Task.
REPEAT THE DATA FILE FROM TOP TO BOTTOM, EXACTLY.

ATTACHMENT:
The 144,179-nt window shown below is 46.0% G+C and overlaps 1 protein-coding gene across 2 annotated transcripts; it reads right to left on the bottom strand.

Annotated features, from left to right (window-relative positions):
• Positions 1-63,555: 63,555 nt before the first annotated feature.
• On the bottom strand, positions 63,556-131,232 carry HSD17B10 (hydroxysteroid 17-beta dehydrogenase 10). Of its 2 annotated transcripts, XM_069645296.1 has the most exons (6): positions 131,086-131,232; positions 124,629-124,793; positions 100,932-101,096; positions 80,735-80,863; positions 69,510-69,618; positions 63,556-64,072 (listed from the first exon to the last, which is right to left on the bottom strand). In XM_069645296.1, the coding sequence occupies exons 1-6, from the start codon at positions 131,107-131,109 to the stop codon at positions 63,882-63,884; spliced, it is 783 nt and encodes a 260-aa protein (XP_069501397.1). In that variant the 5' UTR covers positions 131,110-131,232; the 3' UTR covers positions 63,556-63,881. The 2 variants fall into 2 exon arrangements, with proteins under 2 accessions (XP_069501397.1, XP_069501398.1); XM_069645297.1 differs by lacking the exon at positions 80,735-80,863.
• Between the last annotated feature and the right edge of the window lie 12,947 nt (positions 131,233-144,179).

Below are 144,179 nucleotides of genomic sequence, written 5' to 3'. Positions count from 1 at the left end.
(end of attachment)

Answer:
The 144,179-nt window shown below is 46.0% G+C and overlaps 1 protein-coding gene across 2 annotated transcripts; it reads right to left on the bottom strand.

Annotated features, from left to right (window-relative positions):
• Positions 1-63,555: 63,555 nt before the first annotated feature.
• On the bottom strand, positions 63,556-131,232 carry HSD17B10 (hydroxysteroid 17-beta dehydrogenase 10). Of its 2 annotated transcripts, XM_069645296.1 has the most exons (6): positions 131,086-131,232; positions 124,629-124,793; positions 100,932-101,096; positions 80,735-80,863; positions 69,510-69,618; positions 63,556-64,072 (listed from the first exon to the last, which is right to left on the bottom strand). In XM_069645296.1, the coding sequence occupies exons 1-6, from the start codon at positions 131,107-131,109 to the stop codon at positions 63,882-63,884; spliced, it is 783 nt and encodes a 260-aa protein (XP_069501397.1). In that variant the 5' UTR covers positions 131,110-131,232; the 3' UTR covers positions 63,556-63,881. The 2 variants fall into 2 exon arrangements, with proteins under 2 accessions (XP_069501397.1, XP_069501398.1); XM_069645297.1 differs by lacking the exon at positions 80,735-80,863.
• Between the last annotated feature and the right edge of the window lie 12,947 nt (positions 131,233-144,179).

Below are 144,179 nucleotides of genomic sequence, written 5' to 3'. Positions count from 1 at the left end.